Atlantic City Prepares to Dynamite the Trump Plaza Hotel and Casino


Trump Plaza Atlantic City DemolitionSoon to be imploded, Trump Plaza Hotel and Casino in Atlantic City has been closed since 2014 and is a constant reminder of the hard times that hit America’s Playground. Once the site of a Japanese high roller’s $10 million loss that inspired Scorsese’s film Casino, the Plaza’s contents are being liquidated. No date has been set yet, but once an asbestos remediation is completed, the demolition will be scheduled.

Opened in 1984 on prime oceanfront property, tearing down Trump Plaza should generate a great deal of interest in investment. “The first thing you need to recognize is the Plaza has one of the best locations in the city,” said Ken Calemmo, Co-chair of the Economic Development Committee of the Greater Atlantic City Chamber. “It sits at the base of the expressway and in the center of the Boardwalk. You are guaranteed 29 million plus visitors passing by every year.”

Carl Icahn owns the property now after buying President Donald J. Trump’s Trump Entertainment Resorts out of its fifth bankruptcy. Although no demolition permit has been filed yet, “They are in the process of putting it together,” said Dale Finch, Director of Licensing and Inspection for the city. “It’s going to come down over the next four months.” And Atlantic City Mayor Don Guardian confirms.

The former Holiday Inn tower and the parking garage will remain, but this will be the second casino demolished in Atlantic City, after the Sands in 2007. Atlantic City, however, is in the midst of a redevelopment boom with a deliberate focus on a more sustainable future beyond gambling and seasonal attractions.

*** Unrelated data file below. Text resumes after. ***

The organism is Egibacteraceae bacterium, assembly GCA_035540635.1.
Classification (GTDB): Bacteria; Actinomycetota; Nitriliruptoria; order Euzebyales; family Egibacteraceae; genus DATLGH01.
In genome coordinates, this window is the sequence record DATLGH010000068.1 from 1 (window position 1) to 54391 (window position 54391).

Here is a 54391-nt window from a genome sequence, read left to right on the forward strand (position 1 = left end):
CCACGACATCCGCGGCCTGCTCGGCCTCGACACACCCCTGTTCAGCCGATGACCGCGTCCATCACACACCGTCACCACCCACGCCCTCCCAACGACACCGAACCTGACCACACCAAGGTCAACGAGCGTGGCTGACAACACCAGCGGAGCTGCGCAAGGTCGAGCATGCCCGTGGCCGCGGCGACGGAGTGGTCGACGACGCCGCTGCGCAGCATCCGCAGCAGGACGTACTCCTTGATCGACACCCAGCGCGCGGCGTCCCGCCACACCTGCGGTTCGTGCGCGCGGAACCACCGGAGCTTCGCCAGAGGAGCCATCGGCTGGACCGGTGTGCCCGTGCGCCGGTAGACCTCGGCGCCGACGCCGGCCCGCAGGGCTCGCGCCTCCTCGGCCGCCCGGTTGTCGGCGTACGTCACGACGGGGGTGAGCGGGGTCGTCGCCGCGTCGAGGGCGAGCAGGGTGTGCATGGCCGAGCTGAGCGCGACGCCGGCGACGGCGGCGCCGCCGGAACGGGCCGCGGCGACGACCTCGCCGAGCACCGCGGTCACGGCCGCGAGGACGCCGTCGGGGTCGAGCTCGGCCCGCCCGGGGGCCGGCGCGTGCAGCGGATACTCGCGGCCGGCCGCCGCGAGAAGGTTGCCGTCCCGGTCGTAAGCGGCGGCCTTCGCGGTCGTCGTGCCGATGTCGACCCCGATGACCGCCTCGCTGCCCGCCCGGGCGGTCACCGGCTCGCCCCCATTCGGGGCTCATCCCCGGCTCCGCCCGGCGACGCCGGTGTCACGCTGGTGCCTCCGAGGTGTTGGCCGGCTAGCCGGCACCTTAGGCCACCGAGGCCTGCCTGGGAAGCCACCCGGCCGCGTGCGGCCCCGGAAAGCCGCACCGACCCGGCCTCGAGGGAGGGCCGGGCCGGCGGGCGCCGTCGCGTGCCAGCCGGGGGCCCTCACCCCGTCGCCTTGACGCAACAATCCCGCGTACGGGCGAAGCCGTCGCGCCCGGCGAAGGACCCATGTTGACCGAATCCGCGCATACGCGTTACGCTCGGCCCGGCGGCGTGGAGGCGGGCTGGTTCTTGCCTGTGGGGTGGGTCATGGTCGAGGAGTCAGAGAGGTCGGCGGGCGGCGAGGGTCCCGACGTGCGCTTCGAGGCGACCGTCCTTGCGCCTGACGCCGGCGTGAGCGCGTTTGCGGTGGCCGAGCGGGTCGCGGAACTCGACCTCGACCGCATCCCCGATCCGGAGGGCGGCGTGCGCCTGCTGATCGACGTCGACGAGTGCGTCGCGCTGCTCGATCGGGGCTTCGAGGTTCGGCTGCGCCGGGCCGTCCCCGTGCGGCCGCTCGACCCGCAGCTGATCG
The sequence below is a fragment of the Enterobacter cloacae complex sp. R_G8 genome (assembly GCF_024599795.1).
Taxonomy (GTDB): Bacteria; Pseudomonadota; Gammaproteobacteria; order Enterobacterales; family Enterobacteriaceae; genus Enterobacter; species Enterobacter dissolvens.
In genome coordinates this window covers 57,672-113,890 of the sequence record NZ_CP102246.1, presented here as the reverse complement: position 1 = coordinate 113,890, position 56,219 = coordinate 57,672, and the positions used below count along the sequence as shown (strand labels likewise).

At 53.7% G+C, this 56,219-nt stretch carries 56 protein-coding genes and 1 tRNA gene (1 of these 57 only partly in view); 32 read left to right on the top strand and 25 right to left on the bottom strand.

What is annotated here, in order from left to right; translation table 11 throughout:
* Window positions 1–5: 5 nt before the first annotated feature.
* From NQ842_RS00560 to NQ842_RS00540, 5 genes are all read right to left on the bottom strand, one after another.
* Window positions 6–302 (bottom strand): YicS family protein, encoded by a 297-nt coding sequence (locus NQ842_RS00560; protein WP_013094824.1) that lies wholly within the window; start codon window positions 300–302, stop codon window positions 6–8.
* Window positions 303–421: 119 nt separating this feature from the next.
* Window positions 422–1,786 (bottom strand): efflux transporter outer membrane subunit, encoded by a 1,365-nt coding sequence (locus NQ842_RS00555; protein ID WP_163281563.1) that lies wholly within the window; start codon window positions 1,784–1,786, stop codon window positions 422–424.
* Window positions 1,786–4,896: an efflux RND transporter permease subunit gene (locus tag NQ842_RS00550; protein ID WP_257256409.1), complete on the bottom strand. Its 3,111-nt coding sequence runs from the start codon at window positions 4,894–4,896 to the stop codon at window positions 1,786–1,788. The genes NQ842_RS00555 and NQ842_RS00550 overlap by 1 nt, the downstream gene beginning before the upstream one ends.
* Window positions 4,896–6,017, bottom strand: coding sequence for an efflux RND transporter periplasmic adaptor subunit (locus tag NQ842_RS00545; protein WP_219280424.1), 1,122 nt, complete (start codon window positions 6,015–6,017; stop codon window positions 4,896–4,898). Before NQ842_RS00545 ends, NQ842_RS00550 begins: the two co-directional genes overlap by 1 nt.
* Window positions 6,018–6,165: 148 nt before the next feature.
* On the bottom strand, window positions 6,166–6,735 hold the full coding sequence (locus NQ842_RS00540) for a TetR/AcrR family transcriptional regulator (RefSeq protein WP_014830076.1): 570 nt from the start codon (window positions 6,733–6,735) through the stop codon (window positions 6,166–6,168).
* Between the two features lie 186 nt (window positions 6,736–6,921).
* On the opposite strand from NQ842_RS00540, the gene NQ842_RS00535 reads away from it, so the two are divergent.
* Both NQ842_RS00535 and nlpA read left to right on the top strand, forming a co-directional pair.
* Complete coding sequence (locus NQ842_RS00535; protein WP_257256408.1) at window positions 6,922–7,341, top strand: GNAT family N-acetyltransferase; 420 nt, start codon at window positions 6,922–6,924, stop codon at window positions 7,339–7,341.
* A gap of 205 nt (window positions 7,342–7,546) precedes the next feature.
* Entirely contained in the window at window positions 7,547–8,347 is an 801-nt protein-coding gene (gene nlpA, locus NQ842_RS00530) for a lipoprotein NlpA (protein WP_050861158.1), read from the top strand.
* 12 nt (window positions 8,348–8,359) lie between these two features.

“I was involved in a feasibility study on the property a few years ago,” said Robert Ambrose, a gaming consultant. “It is on prime real estate with a great deal of possibilities.” One suggestion for the Trump Plaza’s oceanfront property was to transform the site into natural areas of easier access to the Boardwalk and the Atlantic Ocean for tourists less interested in gambling, signaling an identity for AC beyond the blackjack tables.


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  1. If you ever wanted to know how Trump totally screwed up Trump Plaza, au former G.M. wrote a book about 20 years ago detailing all the mistakes Trump made such as stealing the Plaza’s best gamblers and sending them to the new Taj Mahal. Trump then did not give this G.M. a bonus as he did not meet goals. Hard to do when you take the best gamblers away.

  2. These big empty shells provide a possible asset for Atlantic City – cheap housing for service workers. Atlantic City needs to find another industry in addition to tourism, since there are a lot of other places that people would rather take their vacation. The best is to use these former casinos as housing for service industry workers, and the floors of the former casinos as office space – which means that cheap housing costs means lower worker costs. Of course, that would depend if such a model is profitable. But with such buildings worth much less than construction costs, that might be an option that some service businesses might want to explore, to see if it is feasible to open up a location here. Any revival of Atlantic City is going to require economic diversification, using old tourist infrastructure. Otherwise, it is going to face continued decline. I am not familiar with a former tourist destination developing new industries, but it’s worth a shot.


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